|An Investigation In Spacetime|
|Created by:||Anthony Bonham Pease|
|Country of Origin:||UK|
|Starring:||Simon Jones, Rosamund Pike|
|Original run:||23 November 2012|
An Investigation In Spacetime focuses on the early days of Inspector Spacetime, starring Simon Jones as Leslie French in the role of the First Inspector, Rosamund Pike as Honor Blackman in the role of Susannah Overseer, and Charlie Brooker as the Blorgons' creator, Tony Hancock.
Summary[edit | edit source]
Avoiding the conventions of typical docudramas, this special mixes dramatic re-enactments of the programme's sometimes contentious history with new interviews with its producers, script editors, and showrunners, including Anthony Bonham Pease, Terry Pratchett, David P. Russell, and Stefan Toffat, in an effort to get the story straight.
Travelling back in time to 1962, it looks into the conflicting accounts of how Inspector Spacetime was brought to the small screen. Leslie French was a serious Shakespearean actor, best known for playing Ariel in only a loincloth, but now willing to essay television in order to achieve a wider audience. Tony Hancock was a famous humorist who had split up with his old scriptwriters, his agent, and the BBC and who was currently looking for a new venue to try something different. Anthony Bonham Pease was just an unknown producer for the struggling British TeleVision channel. Each of them had a different version of how they took a Saturday tea-time time-travelling detective show and turned it into what would become the longest-running science fiction series ever.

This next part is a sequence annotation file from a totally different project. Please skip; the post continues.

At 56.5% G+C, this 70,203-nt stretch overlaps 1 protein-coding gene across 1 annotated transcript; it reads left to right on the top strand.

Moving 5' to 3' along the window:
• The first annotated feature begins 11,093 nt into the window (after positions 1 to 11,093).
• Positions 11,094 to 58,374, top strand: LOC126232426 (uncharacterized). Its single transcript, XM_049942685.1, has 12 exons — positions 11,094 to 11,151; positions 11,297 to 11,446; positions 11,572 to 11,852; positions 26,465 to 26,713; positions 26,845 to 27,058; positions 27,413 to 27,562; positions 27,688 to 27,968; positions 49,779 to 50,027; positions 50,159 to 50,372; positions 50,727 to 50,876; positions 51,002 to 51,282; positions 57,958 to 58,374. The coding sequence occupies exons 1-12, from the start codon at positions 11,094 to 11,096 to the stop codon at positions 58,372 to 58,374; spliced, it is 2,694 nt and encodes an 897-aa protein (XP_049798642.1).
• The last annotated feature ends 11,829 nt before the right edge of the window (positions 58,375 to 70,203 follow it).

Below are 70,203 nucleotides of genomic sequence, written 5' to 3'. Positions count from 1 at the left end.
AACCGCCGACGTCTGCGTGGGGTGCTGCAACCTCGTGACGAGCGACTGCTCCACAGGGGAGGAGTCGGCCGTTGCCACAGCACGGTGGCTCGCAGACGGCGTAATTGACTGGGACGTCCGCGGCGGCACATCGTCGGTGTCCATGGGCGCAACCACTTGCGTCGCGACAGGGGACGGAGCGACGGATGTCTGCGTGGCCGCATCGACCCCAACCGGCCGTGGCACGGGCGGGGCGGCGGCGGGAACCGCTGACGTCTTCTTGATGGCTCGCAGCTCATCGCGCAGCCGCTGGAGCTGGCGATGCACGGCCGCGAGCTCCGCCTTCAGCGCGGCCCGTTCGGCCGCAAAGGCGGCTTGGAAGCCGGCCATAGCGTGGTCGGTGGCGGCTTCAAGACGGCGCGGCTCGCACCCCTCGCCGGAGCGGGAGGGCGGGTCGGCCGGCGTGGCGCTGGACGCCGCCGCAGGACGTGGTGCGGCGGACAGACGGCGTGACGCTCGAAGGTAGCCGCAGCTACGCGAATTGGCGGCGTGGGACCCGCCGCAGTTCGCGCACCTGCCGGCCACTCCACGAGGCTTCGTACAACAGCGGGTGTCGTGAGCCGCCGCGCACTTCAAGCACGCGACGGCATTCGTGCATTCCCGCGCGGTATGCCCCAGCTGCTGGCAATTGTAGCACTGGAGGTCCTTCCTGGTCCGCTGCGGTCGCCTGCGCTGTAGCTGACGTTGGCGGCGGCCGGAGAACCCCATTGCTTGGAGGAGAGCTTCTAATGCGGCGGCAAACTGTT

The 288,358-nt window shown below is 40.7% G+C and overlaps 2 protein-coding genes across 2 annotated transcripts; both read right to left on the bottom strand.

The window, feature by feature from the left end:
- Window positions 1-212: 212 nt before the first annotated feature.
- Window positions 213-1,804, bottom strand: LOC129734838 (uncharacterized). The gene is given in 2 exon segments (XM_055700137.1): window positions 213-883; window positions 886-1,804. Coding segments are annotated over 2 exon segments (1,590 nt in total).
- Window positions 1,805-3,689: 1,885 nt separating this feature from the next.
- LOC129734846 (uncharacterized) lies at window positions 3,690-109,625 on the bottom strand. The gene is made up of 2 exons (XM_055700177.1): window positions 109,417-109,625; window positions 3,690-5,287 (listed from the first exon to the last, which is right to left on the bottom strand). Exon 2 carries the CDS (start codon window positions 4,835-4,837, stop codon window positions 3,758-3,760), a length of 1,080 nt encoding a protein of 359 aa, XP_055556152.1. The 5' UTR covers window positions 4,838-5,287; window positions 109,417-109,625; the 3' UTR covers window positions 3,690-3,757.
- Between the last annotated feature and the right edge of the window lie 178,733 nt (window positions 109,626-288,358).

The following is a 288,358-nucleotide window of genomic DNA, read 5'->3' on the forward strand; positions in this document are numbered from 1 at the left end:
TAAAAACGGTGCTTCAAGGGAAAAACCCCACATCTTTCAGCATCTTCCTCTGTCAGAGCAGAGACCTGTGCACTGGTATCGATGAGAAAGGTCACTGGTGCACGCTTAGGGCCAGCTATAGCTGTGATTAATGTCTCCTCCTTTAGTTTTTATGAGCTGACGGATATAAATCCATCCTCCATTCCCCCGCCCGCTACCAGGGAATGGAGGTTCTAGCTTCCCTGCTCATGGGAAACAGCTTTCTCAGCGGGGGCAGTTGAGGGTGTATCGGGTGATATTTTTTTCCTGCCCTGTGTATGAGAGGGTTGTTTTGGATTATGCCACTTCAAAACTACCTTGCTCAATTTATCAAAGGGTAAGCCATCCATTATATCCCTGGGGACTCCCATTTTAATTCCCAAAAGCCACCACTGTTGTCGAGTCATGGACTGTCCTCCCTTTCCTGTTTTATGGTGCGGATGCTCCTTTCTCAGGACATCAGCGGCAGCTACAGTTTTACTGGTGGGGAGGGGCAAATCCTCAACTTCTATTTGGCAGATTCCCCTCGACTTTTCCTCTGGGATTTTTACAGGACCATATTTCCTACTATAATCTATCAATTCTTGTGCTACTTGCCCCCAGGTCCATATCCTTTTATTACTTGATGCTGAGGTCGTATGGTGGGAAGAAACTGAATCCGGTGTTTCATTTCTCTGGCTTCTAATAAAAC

Reception[edit | edit source]
Although An Investigation In Spacetime concludes that it is impossible to put together an objective record of what really went into the production of Inspector Spacetime, its behind-the-scenes recreations of familiar events from multiple viewpoints are a treat for all Inspectrum fans, thanks to the comic performances of Jones, Pike, and Brooker. While the irascible (and absentminded) Bonham Pease would disavow it as soon as it aired, critics would compare it to a cross between Rashomon and Noises Off. Steve Coogan was universally praised in his supporting role as Hancock's replacement scriptwriter Terry Nation, who was either an idea-stealing toady who deserved getting the sack (in Hancock's version) or a burgeoning creative talent stifled by his difficult and egotistical employer until he was forced to quit (in Bonham Pease's).